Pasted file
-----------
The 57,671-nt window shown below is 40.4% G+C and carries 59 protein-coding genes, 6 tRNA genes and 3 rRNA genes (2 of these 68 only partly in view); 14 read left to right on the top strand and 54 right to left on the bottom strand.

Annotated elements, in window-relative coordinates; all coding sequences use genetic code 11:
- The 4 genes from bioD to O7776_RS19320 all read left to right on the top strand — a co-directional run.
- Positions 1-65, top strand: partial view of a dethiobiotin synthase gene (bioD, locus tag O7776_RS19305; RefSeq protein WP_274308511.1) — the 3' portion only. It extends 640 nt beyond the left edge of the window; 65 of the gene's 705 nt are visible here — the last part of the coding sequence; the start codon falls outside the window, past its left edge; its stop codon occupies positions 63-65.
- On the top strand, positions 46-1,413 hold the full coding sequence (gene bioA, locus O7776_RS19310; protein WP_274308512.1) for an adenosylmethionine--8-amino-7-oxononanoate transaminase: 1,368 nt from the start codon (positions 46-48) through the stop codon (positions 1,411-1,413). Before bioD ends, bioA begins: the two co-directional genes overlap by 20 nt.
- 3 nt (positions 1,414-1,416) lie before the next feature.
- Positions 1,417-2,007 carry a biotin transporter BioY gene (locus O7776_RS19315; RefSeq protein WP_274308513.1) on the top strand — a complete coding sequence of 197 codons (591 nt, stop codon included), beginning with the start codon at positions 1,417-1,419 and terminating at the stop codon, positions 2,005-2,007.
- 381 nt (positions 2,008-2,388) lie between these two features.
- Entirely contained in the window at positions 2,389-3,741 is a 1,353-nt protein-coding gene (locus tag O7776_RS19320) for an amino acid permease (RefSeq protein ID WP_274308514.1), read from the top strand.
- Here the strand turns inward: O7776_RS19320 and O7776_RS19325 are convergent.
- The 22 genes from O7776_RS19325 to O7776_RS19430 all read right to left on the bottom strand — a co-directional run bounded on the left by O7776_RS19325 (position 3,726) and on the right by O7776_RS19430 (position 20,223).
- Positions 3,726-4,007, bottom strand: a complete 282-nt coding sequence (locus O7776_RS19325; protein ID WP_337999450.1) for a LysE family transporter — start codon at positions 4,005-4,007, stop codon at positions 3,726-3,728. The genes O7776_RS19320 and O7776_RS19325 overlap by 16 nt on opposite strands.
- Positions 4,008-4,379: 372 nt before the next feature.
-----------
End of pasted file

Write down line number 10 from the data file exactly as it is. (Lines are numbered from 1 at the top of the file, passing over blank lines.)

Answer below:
- Here the strand turns inward: O7776_RS19320 and O7776_RS19325 are convergent.